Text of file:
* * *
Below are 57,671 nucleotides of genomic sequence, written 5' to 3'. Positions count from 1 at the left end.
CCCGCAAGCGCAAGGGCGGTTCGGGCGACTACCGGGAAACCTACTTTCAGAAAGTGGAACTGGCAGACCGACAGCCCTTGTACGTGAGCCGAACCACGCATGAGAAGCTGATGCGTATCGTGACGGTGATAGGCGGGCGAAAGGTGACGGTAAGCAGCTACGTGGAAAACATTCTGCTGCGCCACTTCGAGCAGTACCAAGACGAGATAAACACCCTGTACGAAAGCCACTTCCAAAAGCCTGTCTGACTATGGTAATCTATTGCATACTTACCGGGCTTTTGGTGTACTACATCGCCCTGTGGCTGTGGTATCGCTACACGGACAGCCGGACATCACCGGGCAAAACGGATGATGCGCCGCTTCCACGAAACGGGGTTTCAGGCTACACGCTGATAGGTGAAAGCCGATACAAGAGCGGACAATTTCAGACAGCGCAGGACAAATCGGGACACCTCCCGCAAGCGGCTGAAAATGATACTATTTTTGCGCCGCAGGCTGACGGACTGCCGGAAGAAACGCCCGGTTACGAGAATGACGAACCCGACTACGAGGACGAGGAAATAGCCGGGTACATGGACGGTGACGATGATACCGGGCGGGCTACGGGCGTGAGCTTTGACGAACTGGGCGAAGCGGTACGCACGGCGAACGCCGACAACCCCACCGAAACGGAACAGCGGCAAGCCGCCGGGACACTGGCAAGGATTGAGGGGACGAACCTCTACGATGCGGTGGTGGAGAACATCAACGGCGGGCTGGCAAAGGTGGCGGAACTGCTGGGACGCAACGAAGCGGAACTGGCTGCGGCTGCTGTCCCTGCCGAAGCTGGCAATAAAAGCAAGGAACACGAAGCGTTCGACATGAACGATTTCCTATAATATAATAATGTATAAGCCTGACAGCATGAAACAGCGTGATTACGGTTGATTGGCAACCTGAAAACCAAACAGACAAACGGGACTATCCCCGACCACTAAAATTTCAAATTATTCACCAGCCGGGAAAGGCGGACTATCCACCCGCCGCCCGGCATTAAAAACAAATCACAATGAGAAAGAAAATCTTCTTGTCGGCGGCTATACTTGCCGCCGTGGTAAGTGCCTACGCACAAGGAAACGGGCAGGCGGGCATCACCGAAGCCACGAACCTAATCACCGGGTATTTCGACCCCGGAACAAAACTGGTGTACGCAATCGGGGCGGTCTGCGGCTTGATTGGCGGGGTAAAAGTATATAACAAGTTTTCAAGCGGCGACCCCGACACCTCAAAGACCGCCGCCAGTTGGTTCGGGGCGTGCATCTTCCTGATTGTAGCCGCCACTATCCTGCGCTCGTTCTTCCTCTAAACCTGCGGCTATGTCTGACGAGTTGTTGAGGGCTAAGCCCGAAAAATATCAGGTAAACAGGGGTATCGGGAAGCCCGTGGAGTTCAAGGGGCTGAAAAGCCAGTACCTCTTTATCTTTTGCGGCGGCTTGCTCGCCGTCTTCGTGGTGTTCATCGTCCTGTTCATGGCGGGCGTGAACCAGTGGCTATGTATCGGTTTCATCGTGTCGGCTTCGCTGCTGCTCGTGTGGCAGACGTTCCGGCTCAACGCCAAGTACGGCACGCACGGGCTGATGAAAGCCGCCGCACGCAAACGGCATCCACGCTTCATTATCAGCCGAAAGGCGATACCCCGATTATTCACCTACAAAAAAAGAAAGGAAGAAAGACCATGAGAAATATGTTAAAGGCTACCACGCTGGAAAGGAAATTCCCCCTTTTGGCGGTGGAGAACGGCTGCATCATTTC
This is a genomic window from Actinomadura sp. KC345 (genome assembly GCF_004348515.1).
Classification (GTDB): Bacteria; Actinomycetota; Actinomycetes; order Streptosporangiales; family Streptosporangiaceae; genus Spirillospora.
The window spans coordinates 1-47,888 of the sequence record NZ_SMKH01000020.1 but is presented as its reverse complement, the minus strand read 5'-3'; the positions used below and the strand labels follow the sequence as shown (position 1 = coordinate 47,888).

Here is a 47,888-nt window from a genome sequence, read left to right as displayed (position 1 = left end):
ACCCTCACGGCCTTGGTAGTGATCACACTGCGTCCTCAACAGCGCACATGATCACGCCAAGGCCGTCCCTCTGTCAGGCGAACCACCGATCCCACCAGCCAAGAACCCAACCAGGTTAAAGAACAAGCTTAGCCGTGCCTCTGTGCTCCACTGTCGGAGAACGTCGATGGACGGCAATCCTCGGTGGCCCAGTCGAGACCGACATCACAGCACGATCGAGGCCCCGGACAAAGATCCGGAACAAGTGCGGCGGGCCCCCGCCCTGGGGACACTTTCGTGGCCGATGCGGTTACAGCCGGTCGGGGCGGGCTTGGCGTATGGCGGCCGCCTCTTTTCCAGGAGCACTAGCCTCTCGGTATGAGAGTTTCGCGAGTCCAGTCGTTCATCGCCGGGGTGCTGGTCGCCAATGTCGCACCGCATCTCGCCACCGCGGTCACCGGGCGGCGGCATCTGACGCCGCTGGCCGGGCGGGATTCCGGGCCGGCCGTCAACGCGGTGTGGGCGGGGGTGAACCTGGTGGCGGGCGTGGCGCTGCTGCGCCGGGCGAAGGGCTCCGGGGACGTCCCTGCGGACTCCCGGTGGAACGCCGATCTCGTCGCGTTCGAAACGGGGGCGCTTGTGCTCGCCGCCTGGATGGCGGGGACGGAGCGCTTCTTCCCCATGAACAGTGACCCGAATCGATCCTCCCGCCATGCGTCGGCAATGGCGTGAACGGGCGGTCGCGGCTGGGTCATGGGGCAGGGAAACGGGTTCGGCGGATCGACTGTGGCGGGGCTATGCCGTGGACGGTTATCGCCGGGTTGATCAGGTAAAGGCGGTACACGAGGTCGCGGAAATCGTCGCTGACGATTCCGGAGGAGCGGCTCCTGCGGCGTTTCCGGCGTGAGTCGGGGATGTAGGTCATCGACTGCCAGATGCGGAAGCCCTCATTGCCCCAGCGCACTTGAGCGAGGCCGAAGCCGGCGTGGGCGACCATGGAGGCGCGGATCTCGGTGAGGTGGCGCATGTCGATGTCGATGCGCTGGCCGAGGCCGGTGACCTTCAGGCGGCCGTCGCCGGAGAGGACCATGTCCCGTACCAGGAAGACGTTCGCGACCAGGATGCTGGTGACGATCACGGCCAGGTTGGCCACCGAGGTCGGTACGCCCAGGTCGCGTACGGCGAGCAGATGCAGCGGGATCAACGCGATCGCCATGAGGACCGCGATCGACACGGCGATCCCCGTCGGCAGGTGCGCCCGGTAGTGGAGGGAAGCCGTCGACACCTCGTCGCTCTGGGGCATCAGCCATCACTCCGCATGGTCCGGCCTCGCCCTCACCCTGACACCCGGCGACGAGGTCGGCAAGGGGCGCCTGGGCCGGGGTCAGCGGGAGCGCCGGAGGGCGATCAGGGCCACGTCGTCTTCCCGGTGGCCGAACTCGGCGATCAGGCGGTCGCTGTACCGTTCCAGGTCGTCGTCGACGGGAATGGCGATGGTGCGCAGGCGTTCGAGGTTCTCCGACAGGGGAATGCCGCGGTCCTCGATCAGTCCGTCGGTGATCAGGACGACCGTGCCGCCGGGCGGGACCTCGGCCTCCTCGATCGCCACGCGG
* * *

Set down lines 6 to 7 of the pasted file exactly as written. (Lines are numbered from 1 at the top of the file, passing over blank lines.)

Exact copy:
Here is a 47,888-nt window from a genome sequence, read left to right as displayed (position 1 = left end):
ACCCTCACGGCCTTGGTAGTGATCACACTGCGTCCTCAACAGCGCACATGATCACGCCAAGGCCGTCCCTCTGTCAGGCGAACCACCGATCCCACCAGCCAAGAACCCAACCAGGTTAAAGAACAAGCTTAGCCGTGCCTCTGTGCTCCACTGTCGGAGAACGTCGATGGACGGCAATCCTCGGTGGCCCAGTCGAGACCGACATCACAGCACGATCGAGGCCCCGGACAAAGATCCGGAACAAGTGCGGCGGGCCCCCGCCCTGGGGACACTTTCGTGGCCGATGCGGTTACAGCCGGTCGGGGCGGGCTTGGCGTATGGCGGCCGCCTCTTTTCCAGGAGCACTAGCCTCTCGGTATGAGAGTTTCGCGAGTCCAGTCGTTCATCGCCGGGGTGCTGGTCGCCAATGTCGCACCGCATCTCGCCACCGCGGTCACCGGGCGGCGGCATCTGACGCCGCTGGCCGGGCGGGATTCCGGGCCGGCCGTCAACGCGGTGTGGGCGGGGGTGAACCTGGTGGCGGGCGTGGCGCTGCTGCGCCGGGCGAAGGGCTCCGGGGACGTCCCTGCGGACTCCCGGTGGAACGCCGATCTCGTCGCGTTCGAAACGGGGGCGCTTGTGCTCGCCGCCTGGATGGCGGGGACGGAGCGCTTCTTCCCCATGAACAGTGACCCGAATCGATCCTCCCGCCATGCGTCGGCAATGGCGTGAACGGGCGGTCGCGGCTGGGTCATGGGGCAGGGAAACGGGTTCGGCGGATCGACTGTGGCGGGGCTATGCCGTGGACGGTTATCGCCGGGTTGATCAGGTAAAGGCGGTACACGAGGTCGCGGAAATCGTCGCTGACGATTCCGGAGGAGCGGCTCCTGCGGCGTTTCCGGCGTGAGTCGGGGATGTAGGTCATCGACTGCCAGATGCGGAAGCCCTCATTGCCCCAGCGCACTTGAGCGAGGCCGAAGCCGGCGTGGGCGACCATGGAGGCGCGGATCTCGGTGAGGTGGCGCATGTCGATGTCGATGCGCTGGCCGAGGCCGGTGACCTTCAGGCGGCCGTCGCCGGAGAGGACCATGTCCCGTACCAGGAAGACGTTCGCGACCAGGATGCTGGTGACGATCACGGCCAGGTTGGCCACCGAGGTCGGTACGCCCAGGTCGCGTACGGCGAGCAGATGCAGCGGGATCAACGCGATCGCCATGAGGACCGCGATCGACACGGCGATCCCCGTCGGCAGGTGCGCCCGGTAGTGGAGGGAAGCCGTCGACACCTCGTCGCTCTGGGGCATCAGCCATCACTCCGCATGGTCCGGCCTCGCCCTCACCCTGACACCCGGCGACGAGGTCGGCAAGGGGCGCCTGGGCCGGGGTCAGCGGGAGCGCCGGAGGGCGATCAGGGCCACGTCGTCTTCCCGGTGGCCGAACTCGGCGATCAGGCGGTCGCTGTACCGTTCCAGGTCGTCGTCGACGGGAATGGCGATGGTGCGCAGGCGTTCGAGGTTCTCCGACAGGGGAATGCCGCGGTCCTCGATCAGTCCGTCGGTGATCAGGACGACCGTGCCGCCGGGCGGGACCTCGGCCTCCTCGATCGCCACGCGG